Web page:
Contrary to what you may have heard or been led to believe, query letters or pitches are not about getting assignments. They’re about building relationships.
And it is those relationships that lead to ongoing, long-term work.
When you change the way you think about queries, you enable yourself to consider them a long-term marketing tool instead of a short-term way to get a single assignment. Most writers, and indeed, most editors, do not like one-off assignments.
Creating a relationship with a writer, showing them the way a publication works, getting them through all the hoops and paperwork of contracts and accounting is a time-consuming process and takes additional time for each new freelancer. So if an editor can continue hiring the same freelancer repeatedly, they have every reason to do so.
Queries are nothing but conversation starters. Most writers will think of a successful pitch as something that results in an assignment, but in fact, successful pitches do two things:
- They give the editor an idea of who you are, what you do, and how you could fit into her publication, and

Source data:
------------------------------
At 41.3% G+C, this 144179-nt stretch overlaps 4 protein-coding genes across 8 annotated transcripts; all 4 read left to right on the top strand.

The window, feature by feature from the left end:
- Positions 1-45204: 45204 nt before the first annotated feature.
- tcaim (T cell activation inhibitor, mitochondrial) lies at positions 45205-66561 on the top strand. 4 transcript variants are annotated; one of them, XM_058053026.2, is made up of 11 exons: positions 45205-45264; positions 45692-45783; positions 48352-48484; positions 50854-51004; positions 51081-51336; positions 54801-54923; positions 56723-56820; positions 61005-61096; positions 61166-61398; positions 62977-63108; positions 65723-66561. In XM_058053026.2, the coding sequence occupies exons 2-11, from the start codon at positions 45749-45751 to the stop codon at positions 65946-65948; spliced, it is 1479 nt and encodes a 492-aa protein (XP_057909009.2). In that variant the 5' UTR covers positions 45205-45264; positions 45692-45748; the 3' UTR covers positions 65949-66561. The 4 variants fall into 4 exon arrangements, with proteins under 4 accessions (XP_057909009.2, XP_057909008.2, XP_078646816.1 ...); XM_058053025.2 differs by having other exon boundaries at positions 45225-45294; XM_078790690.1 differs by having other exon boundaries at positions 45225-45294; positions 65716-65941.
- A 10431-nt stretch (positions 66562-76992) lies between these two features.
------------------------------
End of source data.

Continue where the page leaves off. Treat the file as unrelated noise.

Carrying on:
- it elicits a response, no matter what the response is.
When you’re approaching editors who aren’t familiar with either you or your work, your query letter is all they have to judge you by. It’s not simply about assignments, it’s about building relationships. And no editor wants to start a relationship with a writer who can’t write and has no good ideas.
The goal of your query letter then, is not simply to land an assignment, but to showcase your skill in both expressing ideas and coming up with good ones.
And by doing that is how you’ll build a long-term freelance career.
And of course, if you want my help, you can find out more about that here.